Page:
Musical Double Feature: Phantom of The Paradise and Shock Treatment
Whether adapted from stage or produced strictly for the big screen, musicals have been popular since the emergence of sound film technology. Choreography and music interwoven delight the imaginations of young and old alike, with lavish sets and perspectives that would be impractical in a theater. Adding in elements of kitsch and horror have given us classics like Little Shop of Horrors and Hedwig And The Angry Inch, yet one of the most common themes in musical film is a rags-to-riches tale. Set within the entertainment industry, characters of humble origins realize their dreams of making it big. Sensationalizing the notion that anybody could be discovered and revealing the grotesque addiction to reaching celetoid status.
Brian DePalma and Richard O’Brien would deliver darker takes on show business within the musical film genre. Inspired by German expressionism and classical gothic horror, Phantom of The Paradise and Shock Treatment are satirical journeys through the shadowy side of striving to become famous. De Palma’s rock opera would lament the loss of self and exploitative hallmarks of celebrity isolation. While O’Brien’s musical would be ahead of its time, predicting round-the-clock access to the rich and elite. Both films would achieve cult status in varying degrees and ask their audiences what would they give to be adored on stage?
Phantom of the Paradise
In 1969, a young Brian De Palma had overheard a popular Beatles song turned into unbearable elevator muzak. Igniting an intense disgust within the director to hear art transformed by corporate America for a quick buck. Combined with his personal demons of pitching ideas to indifferent studio suits, De Palma created Phantom of The Paradise. A Faustian musical, taking notes from Leroux’s The Phantom of The Opera and Wilde’s The Portrait of Dorian Grey.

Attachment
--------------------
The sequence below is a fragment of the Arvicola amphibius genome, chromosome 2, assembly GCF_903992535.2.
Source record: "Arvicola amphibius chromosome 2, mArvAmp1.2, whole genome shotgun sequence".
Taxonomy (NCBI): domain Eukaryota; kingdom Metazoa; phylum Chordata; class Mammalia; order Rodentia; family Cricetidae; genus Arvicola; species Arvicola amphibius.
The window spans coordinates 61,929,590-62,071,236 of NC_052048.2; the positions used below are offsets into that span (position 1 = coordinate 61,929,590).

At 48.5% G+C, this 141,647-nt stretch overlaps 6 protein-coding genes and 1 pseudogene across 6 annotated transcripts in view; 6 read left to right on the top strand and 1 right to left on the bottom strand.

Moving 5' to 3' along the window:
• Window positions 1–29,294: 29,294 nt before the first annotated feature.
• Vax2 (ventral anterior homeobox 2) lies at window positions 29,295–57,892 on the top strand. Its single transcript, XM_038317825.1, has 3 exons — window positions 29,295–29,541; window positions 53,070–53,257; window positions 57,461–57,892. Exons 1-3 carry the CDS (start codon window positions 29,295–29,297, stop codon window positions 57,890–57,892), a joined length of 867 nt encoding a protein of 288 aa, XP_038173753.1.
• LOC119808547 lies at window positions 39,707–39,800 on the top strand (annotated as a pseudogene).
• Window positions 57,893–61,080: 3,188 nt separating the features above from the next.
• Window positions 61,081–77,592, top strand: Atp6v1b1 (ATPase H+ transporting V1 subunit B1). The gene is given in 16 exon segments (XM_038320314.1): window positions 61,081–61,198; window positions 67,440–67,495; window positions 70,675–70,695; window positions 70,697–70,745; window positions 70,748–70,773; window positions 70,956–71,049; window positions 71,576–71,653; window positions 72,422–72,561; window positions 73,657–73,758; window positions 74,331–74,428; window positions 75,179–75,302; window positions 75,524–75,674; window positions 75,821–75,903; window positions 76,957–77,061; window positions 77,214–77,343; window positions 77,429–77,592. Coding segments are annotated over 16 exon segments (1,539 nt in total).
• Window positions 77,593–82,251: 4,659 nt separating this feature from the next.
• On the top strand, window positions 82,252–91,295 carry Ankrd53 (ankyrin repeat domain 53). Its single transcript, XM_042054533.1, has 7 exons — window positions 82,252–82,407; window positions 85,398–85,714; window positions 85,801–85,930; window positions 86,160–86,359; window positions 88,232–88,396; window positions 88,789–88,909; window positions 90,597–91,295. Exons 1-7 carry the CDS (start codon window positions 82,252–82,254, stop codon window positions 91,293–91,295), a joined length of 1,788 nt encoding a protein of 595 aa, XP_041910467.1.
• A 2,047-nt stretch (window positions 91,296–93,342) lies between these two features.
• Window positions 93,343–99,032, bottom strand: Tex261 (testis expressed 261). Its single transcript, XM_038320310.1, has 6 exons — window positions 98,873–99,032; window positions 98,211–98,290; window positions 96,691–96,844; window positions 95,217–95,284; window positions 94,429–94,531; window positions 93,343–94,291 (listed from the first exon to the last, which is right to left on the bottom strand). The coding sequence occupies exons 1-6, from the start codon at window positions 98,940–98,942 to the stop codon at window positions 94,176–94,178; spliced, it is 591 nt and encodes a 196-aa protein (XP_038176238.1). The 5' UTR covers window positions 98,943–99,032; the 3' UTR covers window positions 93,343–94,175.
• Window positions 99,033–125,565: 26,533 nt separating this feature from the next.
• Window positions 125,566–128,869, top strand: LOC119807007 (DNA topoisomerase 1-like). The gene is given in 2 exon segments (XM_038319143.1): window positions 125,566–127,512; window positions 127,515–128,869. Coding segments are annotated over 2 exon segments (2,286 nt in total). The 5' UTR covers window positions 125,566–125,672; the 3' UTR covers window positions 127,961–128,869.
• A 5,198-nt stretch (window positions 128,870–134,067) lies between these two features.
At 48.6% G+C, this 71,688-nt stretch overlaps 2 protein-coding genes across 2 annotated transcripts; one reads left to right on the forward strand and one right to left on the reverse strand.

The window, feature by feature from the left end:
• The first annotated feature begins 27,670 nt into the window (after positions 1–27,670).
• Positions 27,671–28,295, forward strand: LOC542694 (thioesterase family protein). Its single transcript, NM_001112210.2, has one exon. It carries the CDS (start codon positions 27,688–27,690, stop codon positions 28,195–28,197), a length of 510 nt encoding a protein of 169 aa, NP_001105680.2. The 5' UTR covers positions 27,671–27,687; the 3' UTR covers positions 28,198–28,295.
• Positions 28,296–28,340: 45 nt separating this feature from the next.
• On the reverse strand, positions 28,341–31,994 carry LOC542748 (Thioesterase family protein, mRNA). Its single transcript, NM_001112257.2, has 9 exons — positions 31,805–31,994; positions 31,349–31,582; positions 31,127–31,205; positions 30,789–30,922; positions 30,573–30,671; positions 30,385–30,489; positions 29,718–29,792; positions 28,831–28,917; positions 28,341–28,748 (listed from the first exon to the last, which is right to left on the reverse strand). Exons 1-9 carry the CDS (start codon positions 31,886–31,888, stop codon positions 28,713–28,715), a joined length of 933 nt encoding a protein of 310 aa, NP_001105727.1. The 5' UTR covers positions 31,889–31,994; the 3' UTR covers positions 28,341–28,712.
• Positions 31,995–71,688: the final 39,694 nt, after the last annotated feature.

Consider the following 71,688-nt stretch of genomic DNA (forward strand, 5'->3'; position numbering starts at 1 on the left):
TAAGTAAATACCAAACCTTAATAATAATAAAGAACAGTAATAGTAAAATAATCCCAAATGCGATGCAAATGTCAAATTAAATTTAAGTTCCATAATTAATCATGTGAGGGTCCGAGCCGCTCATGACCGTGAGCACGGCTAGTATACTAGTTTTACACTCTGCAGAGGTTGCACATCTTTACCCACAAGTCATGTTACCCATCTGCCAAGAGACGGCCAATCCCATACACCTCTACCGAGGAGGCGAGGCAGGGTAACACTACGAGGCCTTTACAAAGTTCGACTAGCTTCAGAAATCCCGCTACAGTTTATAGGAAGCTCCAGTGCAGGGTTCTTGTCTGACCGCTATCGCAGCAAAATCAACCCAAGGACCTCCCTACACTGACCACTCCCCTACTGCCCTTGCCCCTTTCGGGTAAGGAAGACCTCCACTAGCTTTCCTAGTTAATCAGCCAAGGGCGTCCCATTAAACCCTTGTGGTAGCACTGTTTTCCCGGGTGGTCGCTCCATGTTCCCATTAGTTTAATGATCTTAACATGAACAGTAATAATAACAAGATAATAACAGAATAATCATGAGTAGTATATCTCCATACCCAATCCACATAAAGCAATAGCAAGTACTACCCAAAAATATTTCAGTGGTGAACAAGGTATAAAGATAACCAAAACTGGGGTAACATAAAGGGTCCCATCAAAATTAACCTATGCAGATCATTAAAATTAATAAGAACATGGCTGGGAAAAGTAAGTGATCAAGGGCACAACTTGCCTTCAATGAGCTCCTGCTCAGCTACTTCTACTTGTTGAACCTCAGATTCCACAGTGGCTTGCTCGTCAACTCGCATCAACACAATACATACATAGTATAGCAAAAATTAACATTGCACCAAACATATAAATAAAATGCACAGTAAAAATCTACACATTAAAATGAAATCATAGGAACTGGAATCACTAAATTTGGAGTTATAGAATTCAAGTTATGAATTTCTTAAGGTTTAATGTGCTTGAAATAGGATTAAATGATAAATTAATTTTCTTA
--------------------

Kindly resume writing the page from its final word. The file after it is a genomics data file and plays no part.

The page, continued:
The film begins with a grim introduction by Rod Serling of The Twilight Zone. Preparing the audience to meet the mysterious and Spector-esque record tycoon, Swan. Surrounded by 2-way mirrors and bodyguards, the genius producer seeks a unique sound to open his new music venue, The Paradise.
While hundreds of acts vie for his attention, Swan takes notice of the passionate and naive composer, Winslow Leach. Having written a cantata based on the German legend of Faust, Swan steals Winslow’s music and disposes of him. Brutalized and mangled in a record press accident, he is reborn as a masked Phantom. Terrorizing performers as they rehearse bastardized versions of his songs for opening night.
But Swan casts an irresistible lure, promising the cantata will be performed by the perfect songstress, Phoenix. Winslow is compelled to bind himself through infernal contracts signed in blood, when tempted with his heart’s last desire.
With Swan shrouded in surveillance and secrets, the cameras keep rolling. Tapes pile up in his vault, having recorded the darkest moments of Winslow and Phoenix. The Paradise’s mirrored walls shine distortions of dreams turned into obsession. Splitting from their innocence and integrity, leaving only empty reflections of fame. Winslow, now as the Phantom, rewrites his cantata as a confessional acceptance of his metamorphosis. Acknowledging his new founded villainy and the internal battle of angels and demons. Torn between the success of his masterpiece and saving the soul of Phoenix from Swan and the horrors of celebrity.